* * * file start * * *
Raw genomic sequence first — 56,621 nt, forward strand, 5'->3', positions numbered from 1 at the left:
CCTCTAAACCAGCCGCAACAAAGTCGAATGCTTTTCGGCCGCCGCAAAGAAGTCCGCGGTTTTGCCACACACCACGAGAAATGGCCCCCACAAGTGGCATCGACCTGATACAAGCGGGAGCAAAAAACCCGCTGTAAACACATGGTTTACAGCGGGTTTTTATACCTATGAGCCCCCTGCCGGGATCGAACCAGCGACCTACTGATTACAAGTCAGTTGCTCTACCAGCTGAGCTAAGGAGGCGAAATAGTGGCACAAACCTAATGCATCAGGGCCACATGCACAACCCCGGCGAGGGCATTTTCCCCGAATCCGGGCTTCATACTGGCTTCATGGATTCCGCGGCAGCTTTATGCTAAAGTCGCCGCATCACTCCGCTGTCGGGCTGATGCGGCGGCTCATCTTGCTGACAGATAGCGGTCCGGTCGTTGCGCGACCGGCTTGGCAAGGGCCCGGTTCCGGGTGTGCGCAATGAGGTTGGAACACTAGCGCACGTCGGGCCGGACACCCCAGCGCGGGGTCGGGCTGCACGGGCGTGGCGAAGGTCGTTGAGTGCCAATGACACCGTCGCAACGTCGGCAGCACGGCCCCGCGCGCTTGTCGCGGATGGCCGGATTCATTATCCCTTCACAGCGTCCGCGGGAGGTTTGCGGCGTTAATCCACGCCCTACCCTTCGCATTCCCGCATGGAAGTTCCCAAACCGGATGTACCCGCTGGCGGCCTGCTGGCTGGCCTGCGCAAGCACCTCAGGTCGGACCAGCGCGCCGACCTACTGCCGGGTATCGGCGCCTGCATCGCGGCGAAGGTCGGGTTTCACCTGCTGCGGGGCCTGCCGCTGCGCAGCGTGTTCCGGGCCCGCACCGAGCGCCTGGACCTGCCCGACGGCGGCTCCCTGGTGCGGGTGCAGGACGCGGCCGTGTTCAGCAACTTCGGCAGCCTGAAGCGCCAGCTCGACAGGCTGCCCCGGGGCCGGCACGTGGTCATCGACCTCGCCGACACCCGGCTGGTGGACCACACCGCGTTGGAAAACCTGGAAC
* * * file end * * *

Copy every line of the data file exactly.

Raw genomic sequence first — 56,621 nt, forward strand, 5'->3', positions numbered from 1 at the left:
CCTCTAAACCAGCCGCAACAAAGTCGAATGCTTTTCGGCCGCCGCAAAGAAGTCCGCGGTTTTGCCACACACCACGAGAAATGGCCCCCACAAGTGGCATCGACCTGATACAAGCGGGAGCAAAAAACCCGCTGTAAACACATGGTTTACAGCGGGTTTTTATACCTATGAGCCCCCTGCCGGGATCGAACCAGCGACCTACTGATTACAAGTCAGTTGCTCTACCAGCTGAGCTAAGGAGGCGAAATAGTGGCACAAACCTAATGCATCAGGGCCACATGCACAACCCCGGCGAGGGCATTTTCCCCGAATCCGGGCTTCATACTGGCTTCATGGATTCCGCGGCAGCTTTATGCTAAAGTCGCCGCATCACTCCGCTGTCGGGCTGATGCGGCGGCTCATCTTGCTGACAGATAGCGGTCCGGTCGTTGCGCGACCGGCTTGGCAAGGGCCCGGTTCCGGGTGTGCGCAATGAGGTTGGAACACTAGCGCACGTCGGGCCGGACACCCCAGCGCGGGGTCGGGCTGCACGGGCGTGGCGAAGGTCGTTGAGTGCCAATGACACCGTCGCAACGTCGGCAGCACGGCCCCGCGCGCTTGTCGCGGATGGCCGGATTCATTATCCCTTCACAGCGTCCGCGGGAGGTTTGCGGCGTTAATCCACGCCCTACCCTTCGCATTCCCGCATGGAAGTTCCCAAACCGGATGTACCCGCTGGCGGCCTGCTGGCTGGCCTGCGCAAGCACCTCAGGTCGGACCAGCGCGCCGACCTACTGCCGGGTATCGGCGCCTGCATCGCGGCGAAGGTCGGGTTTCACCTGCTGCGGGGCCTGCCGCTGCGCAGCGTGTTCCGGGCCCGCACCGAGCGCCTGGACCTGCCCGACGGCGGCTCCCTGGTGCGGGTGCAGGACGCGGCCGTGTTCAGCAACTTCGGCAGCCTGAAGCGCCAGCTCGACAGGCTGCCCCGGGGCCGGCACGTGGTCATCGACCTCGCCGACACCCGGCTGGTGGACCACACCGCGTTGGAAAACCTGGAAC